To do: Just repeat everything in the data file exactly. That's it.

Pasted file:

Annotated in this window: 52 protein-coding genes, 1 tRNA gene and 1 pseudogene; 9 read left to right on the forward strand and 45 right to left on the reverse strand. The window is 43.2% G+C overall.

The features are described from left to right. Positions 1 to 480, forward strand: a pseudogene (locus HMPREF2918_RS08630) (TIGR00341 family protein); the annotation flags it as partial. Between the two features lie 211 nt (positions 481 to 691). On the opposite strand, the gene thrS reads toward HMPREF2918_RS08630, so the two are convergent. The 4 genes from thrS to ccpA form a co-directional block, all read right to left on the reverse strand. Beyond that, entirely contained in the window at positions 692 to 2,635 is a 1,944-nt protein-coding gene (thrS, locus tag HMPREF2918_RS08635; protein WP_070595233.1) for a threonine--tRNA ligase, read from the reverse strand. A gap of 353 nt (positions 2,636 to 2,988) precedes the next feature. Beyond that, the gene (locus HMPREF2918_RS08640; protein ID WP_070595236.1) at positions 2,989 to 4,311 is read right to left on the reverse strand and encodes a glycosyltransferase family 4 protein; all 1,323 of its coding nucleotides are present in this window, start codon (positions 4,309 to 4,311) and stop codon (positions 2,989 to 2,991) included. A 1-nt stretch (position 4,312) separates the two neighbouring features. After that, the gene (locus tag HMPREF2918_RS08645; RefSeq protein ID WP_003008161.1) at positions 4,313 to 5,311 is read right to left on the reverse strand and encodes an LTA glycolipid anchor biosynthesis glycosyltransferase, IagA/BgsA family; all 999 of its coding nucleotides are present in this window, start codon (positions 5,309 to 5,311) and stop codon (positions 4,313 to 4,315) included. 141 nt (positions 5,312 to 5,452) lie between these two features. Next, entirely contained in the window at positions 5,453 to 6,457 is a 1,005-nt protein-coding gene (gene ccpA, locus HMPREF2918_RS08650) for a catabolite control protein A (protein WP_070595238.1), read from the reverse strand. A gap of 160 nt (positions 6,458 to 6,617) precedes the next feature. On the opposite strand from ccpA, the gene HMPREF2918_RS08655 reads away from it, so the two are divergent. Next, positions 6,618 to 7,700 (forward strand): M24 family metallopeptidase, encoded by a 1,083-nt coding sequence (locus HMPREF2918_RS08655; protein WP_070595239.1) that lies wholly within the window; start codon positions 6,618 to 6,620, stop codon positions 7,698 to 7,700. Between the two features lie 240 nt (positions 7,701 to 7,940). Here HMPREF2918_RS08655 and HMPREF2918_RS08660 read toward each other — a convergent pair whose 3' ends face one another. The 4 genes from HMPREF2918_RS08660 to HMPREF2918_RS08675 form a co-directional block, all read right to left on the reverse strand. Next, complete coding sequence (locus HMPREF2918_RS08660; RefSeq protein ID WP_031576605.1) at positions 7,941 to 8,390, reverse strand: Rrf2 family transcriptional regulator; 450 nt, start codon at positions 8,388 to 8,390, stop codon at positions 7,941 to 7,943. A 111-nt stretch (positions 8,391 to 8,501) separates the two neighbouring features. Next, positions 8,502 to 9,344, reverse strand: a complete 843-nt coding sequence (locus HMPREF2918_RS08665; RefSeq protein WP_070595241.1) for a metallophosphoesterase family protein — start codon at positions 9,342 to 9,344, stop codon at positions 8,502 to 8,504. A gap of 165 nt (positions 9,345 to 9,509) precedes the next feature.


Annotated in this window: 52 protein-coding genes, 1 tRNA gene and 1 pseudogene; 9 read left to right on the forward strand and 45 right to left on the reverse strand. The window is 43.2% G+C overall.

The features are described from left to right. Positions 1 to 480, forward strand: a pseudogene (locus HMPREF2918_RS08630) (TIGR00341 family protein); the annotation flags it as partial. Between the two features lie 211 nt (positions 481 to 691). On the opposite strand, the gene thrS reads toward HMPREF2918_RS08630, so the two are convergent. The 4 genes from thrS to ccpA form a co-directional block, all read right to left on the reverse strand. Beyond that, entirely contained in the window at positions 692 to 2,635 is a 1,944-nt protein-coding gene (thrS, locus tag HMPREF2918_RS08635; protein WP_070595233.1) for a threonine--tRNA ligase, read from the reverse strand. A gap of 353 nt (positions 2,636 to 2,988) precedes the next feature. Beyond that, the gene (locus HMPREF2918_RS08640; protein ID WP_070595236.1) at positions 2,989 to 4,311 is read right to left on the reverse strand and encodes a glycosyltransferase family 4 protein; all 1,323 of its coding nucleotides are present in this window, start codon (positions 4,309 to 4,311) and stop codon (positions 2,989 to 2,991) included. A 1-nt stretch (position 4,312) separates the two neighbouring features. After that, the gene (locus tag HMPREF2918_RS08645; RefSeq protein ID WP_003008161.1) at positions 4,313 to 5,311 is read right to left on the reverse strand and encodes an LTA glycolipid anchor biosynthesis glycosyltransferase, IagA/BgsA family; all 999 of its coding nucleotides are present in this window, start codon (positions 5,309 to 5,311) and stop codon (positions 4,313 to 4,315) included. 141 nt (positions 5,312 to 5,452) lie between these two features. Next, entirely contained in the window at positions 5,453 to 6,457 is a 1,005-nt protein-coding gene (gene ccpA, locus HMPREF2918_RS08650) for a catabolite control protein A (protein WP_070595238.1), read from the reverse strand. A gap of 160 nt (positions 6,458 to 6,617) precedes the next feature. On the opposite strand from ccpA, the gene HMPREF2918_RS08655 reads away from it, so the two are divergent. Next, positions 6,618 to 7,700 (forward strand): M24 family metallopeptidase, encoded by a 1,083-nt coding sequence (locus HMPREF2918_RS08655; protein WP_070595239.1) that lies wholly within the window; start codon positions 6,618 to 6,620, stop codon positions 7,698 to 7,700. Between the two features lie 240 nt (positions 7,701 to 7,940). Here HMPREF2918_RS08655 and HMPREF2918_RS08660 read toward each other — a convergent pair whose 3' ends face one another. The 4 genes from HMPREF2918_RS08660 to HMPREF2918_RS08675 form a co-directional block, all read right to left on the reverse strand. Next, complete coding sequence (locus HMPREF2918_RS08660; RefSeq protein ID WP_031576605.1) at positions 7,941 to 8,390, reverse strand: Rrf2 family transcriptional regulator; 450 nt, start codon at positions 8,388 to 8,390, stop codon at positions 7,941 to 7,943. A 111-nt stretch (positions 8,391 to 8,501) separates the two neighbouring features. Next, positions 8,502 to 9,344, reverse strand: a complete 843-nt coding sequence (locus HMPREF2918_RS08665; RefSeq protein WP_070595241.1) for a metallophosphoesterase family protein — start codon at positions 9,342 to 9,344, stop codon at positions 8,502 to 8,504. A gap of 165 nt (positions 9,345 to 9,509) precedes the next feature.